Xóchitl Guadalupe Cruz, an 8-year-old, has won an award from Mexico’s largest university for a device that can help people living in poverty.
She designed and made a device that uses solar power to heat water—and it’s made out of all recycled materials. She’s from Chiapas, Mexico, where resources are limited. “People don’t have the money to buy heaters, so they chop down trees to get firewood [to heat the water],” she says.
She may only be in third grade, but she’s no stranger to science fairs. She’s been competing in UNAM’s Adopt a Talent Program (PAUTA) since she was just four years old and has won prizes in the past.
She used trash such as bottles, wood, hoses, glass, and plastic to make the device. It provides hot water to families that don’t have money to buy heaters, but it also saves trees from people who traditionally use wood to heat water.
Her family has set the device up on their roof and have been using it to heat their water to bathe. She was recognized for her creation of the device which has the potential to impact the environment in rural communities and help the environment.
She’s the first child to have won the prize from Mexico’s Autonomous University (UNAM) Institute of Nuclear Sciences, which is reserved for women’s accomplishments in science. She says she hopes the project will help slow climate change, as the device relies on power from the sun rather than on wood to heat water for bathing and cooking.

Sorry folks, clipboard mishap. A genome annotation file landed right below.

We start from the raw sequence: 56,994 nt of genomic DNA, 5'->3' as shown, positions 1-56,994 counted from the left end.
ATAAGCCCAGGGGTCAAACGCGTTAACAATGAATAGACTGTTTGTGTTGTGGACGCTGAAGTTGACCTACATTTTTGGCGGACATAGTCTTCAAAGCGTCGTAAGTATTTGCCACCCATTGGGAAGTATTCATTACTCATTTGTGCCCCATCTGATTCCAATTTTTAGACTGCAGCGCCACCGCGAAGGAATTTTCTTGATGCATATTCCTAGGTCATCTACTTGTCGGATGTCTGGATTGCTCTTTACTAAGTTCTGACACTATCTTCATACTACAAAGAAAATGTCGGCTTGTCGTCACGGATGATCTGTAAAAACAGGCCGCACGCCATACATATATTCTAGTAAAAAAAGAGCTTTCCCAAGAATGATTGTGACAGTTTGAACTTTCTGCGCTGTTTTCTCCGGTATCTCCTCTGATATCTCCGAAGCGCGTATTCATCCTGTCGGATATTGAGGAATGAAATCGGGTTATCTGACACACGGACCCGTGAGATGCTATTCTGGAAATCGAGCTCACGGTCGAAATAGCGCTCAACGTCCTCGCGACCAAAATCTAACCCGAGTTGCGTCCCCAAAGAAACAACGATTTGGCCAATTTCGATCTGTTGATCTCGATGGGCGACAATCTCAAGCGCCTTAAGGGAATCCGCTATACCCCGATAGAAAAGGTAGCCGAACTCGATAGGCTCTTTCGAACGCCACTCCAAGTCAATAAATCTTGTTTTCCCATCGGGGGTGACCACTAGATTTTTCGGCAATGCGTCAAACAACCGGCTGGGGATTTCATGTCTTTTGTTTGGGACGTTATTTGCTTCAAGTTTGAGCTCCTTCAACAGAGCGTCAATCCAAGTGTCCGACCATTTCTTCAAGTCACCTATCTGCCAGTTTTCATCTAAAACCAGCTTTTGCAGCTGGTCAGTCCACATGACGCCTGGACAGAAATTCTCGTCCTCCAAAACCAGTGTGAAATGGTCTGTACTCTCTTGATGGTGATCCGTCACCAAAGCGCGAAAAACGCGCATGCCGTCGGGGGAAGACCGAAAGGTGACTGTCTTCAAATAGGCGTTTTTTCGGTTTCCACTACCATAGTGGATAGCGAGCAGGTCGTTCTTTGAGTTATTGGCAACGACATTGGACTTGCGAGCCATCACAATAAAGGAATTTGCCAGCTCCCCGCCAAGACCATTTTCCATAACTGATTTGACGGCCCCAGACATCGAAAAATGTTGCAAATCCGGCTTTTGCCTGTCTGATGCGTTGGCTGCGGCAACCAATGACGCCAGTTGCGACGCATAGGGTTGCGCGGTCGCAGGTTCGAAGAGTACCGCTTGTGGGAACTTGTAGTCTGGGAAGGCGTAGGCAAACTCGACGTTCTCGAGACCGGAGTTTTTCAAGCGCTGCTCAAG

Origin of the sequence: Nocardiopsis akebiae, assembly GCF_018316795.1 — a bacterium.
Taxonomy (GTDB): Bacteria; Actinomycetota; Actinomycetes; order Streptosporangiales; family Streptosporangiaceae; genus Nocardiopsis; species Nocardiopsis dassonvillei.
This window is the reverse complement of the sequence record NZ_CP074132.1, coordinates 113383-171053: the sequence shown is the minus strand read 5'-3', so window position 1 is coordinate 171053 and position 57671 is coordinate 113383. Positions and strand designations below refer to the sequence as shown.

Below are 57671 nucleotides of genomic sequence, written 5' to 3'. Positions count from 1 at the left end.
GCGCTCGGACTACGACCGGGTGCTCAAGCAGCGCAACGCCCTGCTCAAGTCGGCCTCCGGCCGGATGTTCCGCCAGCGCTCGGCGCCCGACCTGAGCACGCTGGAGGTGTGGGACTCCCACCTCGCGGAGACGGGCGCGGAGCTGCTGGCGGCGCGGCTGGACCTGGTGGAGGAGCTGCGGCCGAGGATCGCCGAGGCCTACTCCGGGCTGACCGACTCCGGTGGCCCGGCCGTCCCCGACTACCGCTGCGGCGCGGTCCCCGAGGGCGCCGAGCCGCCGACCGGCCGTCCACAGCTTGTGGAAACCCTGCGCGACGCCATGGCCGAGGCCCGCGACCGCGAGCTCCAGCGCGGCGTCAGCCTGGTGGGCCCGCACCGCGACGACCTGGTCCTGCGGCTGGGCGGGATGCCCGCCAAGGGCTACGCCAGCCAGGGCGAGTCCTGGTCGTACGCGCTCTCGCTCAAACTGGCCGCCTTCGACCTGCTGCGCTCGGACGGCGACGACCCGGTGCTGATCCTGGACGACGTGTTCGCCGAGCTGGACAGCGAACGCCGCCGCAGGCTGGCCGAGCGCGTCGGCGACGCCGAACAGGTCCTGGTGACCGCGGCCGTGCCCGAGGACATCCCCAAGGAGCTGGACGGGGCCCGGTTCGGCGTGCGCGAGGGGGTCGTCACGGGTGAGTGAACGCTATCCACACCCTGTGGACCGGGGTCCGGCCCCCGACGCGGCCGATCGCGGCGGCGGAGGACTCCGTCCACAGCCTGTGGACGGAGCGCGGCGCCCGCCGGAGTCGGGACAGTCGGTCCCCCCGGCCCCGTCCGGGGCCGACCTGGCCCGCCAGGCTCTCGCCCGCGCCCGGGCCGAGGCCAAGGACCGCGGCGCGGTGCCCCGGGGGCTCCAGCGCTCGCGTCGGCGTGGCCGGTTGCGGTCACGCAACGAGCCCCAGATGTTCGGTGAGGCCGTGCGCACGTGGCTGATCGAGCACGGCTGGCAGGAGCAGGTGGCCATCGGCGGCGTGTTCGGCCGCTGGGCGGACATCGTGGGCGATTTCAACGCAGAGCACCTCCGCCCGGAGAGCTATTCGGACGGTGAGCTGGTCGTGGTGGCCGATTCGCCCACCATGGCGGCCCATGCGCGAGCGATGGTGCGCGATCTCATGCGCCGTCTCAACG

Her achievement is showing that women can succeed in science, and that everyone, no matter how small, can make a difference when it comes to climate change.
How Her Invention Could Impact Communities Around the World
Xóchitl’s community isn’t alone when it comes to using wood to heat water. Although wood has traditionally been used to help heat homes and water, it’s not relied upon as much in places like the United States.
However, a lack of reliable modern energy sources means that lower income regions still use biomass such as wood for energy, and biomass and waste account for 14 percent of worldwide energy output .
Countries that burn the most biomass include Ethiopia, the Democratic Republic of Congo, Nigeria, Haiti, and Tanzania. Biomass could refer to wood, but also to other items in the forest, animal and human excrement, and crop waste.
In addition, many of the stoves used to burn the wood are not energy efficient, and the vast majority (up to 90 percent) of the biomass burned is wasted, but it’s the primary source of heating and cooking for the countries mentioned above .
Xóchitl’s community in Chiapas, a state at the very southern end of the country next to Guatemala, has the lowest capital income in Mexico and has the highest poverty rate of 74.7 percent .
It makes sense that Xóchitl’s invention would help people in this region struggling to find ways to heat their water without spending money or having to rely on electricity. Xóchitl says she plans to focus on creating larger water heaters with the hope that they could improve her community and the lives of people around the world even more.